Suddenly a new competitor may be emerging to challenge Category 5 unshielded twisted-pair cabling for local area networks. Graded-index plastic optical fiber is being touted as having performance and cost advantages over UTP.
Developed by Boston Optical Fiber Inc. (Marlboro, MA), the new fiber medium is generating "lots of excitement," says President Ed Berman. This is because improved product design is bringing plastic optical fiber--long regarded as a novelty item and the poor stepchild of glass fiber--into the same performance range as glass. With a bandwidth greater than 2 gigahertz per 100 meters, graded-index plastic optical fiber surpasses the capacity of copper wire and offers performance that is superior to earlier plastic fibers.
Adding to plastic`s allure, according to Berman, is the fact that "plastic is cost-competitive with a copper-based system." One reason for the lower cost is that less-expensive electronics can be used because plastic fiber`s greater diameter makes alignment and tolerances less critical than is the case with glass fiber. The higher cost of opto-electronics now represents the biggest difference between fiber and copper networks.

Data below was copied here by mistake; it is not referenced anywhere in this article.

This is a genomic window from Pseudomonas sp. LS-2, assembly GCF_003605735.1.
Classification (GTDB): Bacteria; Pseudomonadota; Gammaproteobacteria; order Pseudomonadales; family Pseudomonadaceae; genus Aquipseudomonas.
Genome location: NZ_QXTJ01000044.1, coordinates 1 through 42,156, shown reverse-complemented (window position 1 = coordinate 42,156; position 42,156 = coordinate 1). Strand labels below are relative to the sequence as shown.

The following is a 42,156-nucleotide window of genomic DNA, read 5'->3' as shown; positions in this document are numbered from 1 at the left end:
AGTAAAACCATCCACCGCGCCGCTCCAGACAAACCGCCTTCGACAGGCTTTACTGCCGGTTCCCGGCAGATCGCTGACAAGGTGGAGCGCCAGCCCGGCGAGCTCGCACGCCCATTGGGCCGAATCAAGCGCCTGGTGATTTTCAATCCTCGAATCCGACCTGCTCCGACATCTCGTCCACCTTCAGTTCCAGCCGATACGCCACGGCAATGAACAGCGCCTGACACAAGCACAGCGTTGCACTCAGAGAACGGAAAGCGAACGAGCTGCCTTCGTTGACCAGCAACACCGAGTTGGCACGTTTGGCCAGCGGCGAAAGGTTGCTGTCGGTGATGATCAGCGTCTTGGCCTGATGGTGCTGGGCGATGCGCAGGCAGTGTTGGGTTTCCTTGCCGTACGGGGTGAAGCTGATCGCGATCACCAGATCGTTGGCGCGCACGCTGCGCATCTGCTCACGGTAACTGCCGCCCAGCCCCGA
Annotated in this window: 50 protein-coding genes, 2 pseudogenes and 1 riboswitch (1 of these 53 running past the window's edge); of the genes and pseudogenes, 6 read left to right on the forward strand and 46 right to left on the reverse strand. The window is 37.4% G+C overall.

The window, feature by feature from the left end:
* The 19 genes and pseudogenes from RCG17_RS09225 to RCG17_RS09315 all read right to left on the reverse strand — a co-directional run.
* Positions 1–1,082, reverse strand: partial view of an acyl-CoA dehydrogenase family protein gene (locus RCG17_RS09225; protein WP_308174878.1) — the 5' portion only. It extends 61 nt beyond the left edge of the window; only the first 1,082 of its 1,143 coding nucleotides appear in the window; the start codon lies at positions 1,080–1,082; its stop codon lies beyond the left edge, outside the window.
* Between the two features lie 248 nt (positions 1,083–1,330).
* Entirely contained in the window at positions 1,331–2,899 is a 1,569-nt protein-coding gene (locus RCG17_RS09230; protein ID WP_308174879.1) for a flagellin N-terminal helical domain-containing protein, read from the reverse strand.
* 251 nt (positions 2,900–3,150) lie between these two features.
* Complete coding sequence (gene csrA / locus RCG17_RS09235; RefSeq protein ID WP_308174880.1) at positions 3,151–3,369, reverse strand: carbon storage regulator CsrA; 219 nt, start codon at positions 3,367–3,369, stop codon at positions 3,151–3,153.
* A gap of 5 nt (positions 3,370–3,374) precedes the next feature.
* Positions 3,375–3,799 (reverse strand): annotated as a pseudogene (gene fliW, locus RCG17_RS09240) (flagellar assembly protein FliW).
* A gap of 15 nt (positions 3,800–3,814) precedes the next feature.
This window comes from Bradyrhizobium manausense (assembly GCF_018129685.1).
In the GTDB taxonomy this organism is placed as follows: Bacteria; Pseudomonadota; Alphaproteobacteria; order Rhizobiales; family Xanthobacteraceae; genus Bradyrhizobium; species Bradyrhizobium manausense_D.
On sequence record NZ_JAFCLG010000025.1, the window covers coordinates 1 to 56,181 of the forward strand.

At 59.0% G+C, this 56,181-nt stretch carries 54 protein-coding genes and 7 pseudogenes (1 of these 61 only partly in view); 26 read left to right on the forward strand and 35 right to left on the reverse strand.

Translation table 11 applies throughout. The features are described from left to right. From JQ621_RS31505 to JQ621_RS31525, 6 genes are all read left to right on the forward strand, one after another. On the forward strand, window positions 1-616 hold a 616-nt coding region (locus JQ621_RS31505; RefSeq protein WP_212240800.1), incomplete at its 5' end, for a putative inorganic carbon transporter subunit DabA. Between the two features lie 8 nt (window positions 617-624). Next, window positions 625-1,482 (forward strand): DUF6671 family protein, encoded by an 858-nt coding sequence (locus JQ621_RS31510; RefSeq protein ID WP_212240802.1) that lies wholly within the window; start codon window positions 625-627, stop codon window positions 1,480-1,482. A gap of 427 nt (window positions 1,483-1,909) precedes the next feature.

Another factor favoring plastic over glass is that it is easier to install. Its larger size makes it easier to handle, and it is also less fragile than glass. In addition, plastic shares the immunity of glass to radio and electrical interference and noise.
Boston Optical Fiber has joined three other companies--Packard-Hughes Interconnect (Irvine, CA), Boeing (Seattle, WA) and Honeywell Inc. (Minneapolis, MN)--to form the High Speed Plastic Network. Packard- Hughes and Honeywell are developing components, termination techniques and connection systems that will be needed before graded-index plastic optical fiber can be used in a fiber-optic network.
Is this new material--and the changes in installation techniques it will usher in--just around the corner? Berman expects the new product to be sampled "soon," but he feels "a full offering may be some time away--perhaps 24 months or so."